could we please get correspondent writers and moderators, on the eve forum at mmorpg.com, who are well-versed on eve-online and aren't just passersby pushing buttons? pretty please?
Actually there are ppl who Do get BORED of thier houses thats why there called "investers"
Time to Play
That would be great if I had the money to develop my own game, but since I don't this seems the best thing to work on. Plus I still have my original game ideas. Ideas don't make you money unless you have money or a way in. I have neither, wish I did because I think my ideas are good. I can't just got to EA games or Activision and say "I have an idea" and their going to want to listen. Its like all the people with screenplays out there that try and hand them to directors, 99% of them get thrown away without being read. This gives me a little hope even though nothing may come of it.
Originally posted by Ciredric "I'm working on the David Perry Secret Project "P.T. Barnum once said "There is a fool born every minute"First off that secret project is strictly a publicity stunt. Secondly even if it weren't why give away ideas for free?The investment community is very wise to David Perry scams, I much doubt he will get enough funding for this.
What MMO developers fail to consider I think is that the players are taking a risk too, not just the developers. We players are awful hesitant to part with our hard-earned $15 per month; we need to feel there's real value in what we're being offered. I play WoW, for instance, for two reasons: 1, because all my friends play it, and 2, because there's nothing else out there I am willing to risk getting hooked on, because ultimately its going to be the same old experience, only I'm going to have a few less friends to play with.
Any developer that wants to eventually oust WoW as the obscenely-wealthy-market-leader, needs to give us a reason to switch. At the same time, they need to make us feel like we're still getting the same experience, plus added value. In other words the devs have to sell The Players just like the have to sell the studio execs or publishers or whoever. They do that by offering a comfortable, familiar and natural experience, but adding a level of depth we haven't seen before, that becomes more apparent as we get more into the game.
WoW is advertised by word of mouth. That's how it got to be the dominant product -- people said to each other, "Hey, its just like what you're playing now, only it sucks less, and I'm playing too."
Other devs need to take that just one step further. As soon as I can say to all my WoW-playing friends, "Hey, its just like what you're playing now, only it sucks less AND its got a lot more depth, and I'm playing too" then I'm pretty sure they'll all come running, and so will everyone else.
Really when you get down to it, you really don't have to innovate as there are lots of good ideas used by some of the early MMO's that were ditched by Wow and all it's clones.
I still have many fond memories of times spent in Pre-trammel UO of course when they introduced Age of Shadows in the attempt to make it more EQ like, they really destroyed the essense of the game. But the wonderfully implemented skill system is to this day better than almost anything out there. If you did not like the skils on your character you could change it, you did not have to make another character.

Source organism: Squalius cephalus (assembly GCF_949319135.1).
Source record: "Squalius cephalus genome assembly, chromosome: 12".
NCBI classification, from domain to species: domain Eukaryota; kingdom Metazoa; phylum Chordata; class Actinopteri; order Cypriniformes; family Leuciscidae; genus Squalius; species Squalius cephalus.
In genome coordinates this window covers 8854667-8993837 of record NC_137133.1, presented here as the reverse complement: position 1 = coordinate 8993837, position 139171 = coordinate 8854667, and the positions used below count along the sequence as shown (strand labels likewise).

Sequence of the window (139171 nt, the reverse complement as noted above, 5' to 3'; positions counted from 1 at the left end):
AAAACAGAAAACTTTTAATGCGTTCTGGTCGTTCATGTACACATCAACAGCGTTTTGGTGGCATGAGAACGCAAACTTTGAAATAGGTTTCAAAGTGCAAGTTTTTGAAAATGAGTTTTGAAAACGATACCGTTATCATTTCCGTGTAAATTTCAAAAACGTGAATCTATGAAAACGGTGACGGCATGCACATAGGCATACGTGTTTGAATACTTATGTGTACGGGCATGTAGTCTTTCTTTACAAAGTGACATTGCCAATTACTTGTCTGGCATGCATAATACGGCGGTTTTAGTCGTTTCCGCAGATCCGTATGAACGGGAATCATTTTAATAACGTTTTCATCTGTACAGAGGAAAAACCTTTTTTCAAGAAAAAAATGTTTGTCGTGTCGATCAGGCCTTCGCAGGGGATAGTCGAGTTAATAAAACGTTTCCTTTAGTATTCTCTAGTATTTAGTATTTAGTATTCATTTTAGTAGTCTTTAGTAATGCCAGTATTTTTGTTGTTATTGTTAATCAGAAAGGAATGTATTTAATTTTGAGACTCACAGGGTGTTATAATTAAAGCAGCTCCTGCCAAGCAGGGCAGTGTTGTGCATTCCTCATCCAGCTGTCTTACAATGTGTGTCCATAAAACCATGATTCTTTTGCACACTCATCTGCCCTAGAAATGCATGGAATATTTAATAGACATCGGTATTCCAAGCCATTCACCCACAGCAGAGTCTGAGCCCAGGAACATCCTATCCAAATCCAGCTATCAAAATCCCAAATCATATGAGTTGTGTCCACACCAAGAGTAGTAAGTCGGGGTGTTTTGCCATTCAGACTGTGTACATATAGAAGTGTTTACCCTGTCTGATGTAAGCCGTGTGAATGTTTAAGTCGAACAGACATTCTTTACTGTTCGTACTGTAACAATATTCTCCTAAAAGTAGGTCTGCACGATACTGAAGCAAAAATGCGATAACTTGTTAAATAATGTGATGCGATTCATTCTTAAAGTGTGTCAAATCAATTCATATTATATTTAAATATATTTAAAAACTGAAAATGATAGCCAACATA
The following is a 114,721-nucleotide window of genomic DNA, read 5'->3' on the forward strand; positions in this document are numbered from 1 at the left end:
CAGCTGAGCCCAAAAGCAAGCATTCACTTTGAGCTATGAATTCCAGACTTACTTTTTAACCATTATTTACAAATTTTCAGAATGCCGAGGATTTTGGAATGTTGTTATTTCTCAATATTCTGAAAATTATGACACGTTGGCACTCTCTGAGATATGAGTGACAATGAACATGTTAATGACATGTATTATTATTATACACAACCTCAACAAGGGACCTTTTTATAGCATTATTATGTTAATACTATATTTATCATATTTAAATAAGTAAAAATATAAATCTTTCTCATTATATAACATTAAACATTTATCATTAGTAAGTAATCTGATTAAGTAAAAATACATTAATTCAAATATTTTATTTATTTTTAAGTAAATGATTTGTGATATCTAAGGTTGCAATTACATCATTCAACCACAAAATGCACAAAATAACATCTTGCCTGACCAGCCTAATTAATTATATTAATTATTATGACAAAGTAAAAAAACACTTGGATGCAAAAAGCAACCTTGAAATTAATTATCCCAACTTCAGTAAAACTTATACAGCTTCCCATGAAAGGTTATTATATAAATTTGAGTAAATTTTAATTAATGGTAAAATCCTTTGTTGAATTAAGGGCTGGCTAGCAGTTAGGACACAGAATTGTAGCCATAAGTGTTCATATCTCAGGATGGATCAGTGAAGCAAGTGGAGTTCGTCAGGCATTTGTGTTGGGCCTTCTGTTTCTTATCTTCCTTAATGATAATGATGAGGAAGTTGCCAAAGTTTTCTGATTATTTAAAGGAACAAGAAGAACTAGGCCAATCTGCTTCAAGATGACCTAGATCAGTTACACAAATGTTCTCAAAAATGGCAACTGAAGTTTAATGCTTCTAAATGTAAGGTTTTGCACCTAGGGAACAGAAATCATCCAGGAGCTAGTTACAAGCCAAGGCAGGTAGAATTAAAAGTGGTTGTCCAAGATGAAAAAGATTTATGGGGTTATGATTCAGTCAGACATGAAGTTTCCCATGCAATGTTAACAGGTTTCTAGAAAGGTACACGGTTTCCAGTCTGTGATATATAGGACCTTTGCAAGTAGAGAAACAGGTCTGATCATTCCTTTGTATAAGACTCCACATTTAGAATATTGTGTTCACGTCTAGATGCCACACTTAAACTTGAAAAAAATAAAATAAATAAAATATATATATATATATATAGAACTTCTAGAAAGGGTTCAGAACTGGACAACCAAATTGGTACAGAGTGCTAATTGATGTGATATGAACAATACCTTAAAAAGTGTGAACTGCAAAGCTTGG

EQ is the evil incarnate monster that introduced rigid class lines in this genre. Just lazy developers that use this because they don't want to take time to balance skills, instead of balancing classes.
Asheron's Call introduced a huge world with very little zoning and more dungeons than any game to date. It was a skill based system, while not as good as UO's skill system, it was still good. The prevalence of botters though pretty much ruined the game and Turbine reacted too late to correct the problem.
DAoC was a great innovator, but made some major goofs too. Too many classes at the start of the game and then constant adding of more with every new expansion doomed the game. They just could not balance the classes and all the class lines. They also started with far too powerful crowd control and allowed buff bots to dominate the rvr scene. Then they gave the powerlevelers their wish with powerful weapons and special powers for really hard quests and the game just died.
SWG after a rough launch became a very interesting game with it's skill system and player maintained economy. It was not like some other MMO's because when you killed something it did not drop a sword, gun or armor, it dropped raw materials which other used to make things. Besides the new player equipment almost everything was player made. It was not until NGE destroyed the skill system and introduced reduced rigid class lines that the game died.
Innovation seemed to die with Wow, until Eve came along. Eve extended the player based economy of SWG and added a unique skill system that trained skills over time, whether you were in game or not. While you can still find things from hunting pirates in Eve, the items manufactured by players is as good or better than most of the stuff found on pirates. Eve's is not perfect, the rules are very confusing for the restricted pvp in the Empire space, so called safe area and really need a restructuring. They also have a problem with large fleet battles, mostly because they use a lot of interpretive code verses compiled code.
So if I were to design a better fantasy MMO, it would be:
#1 be skill based. I personally like the time trained skills that Eve uses, who cares if you play 1 hour a day or 10 with such a system. With such a system levels would supperfluous,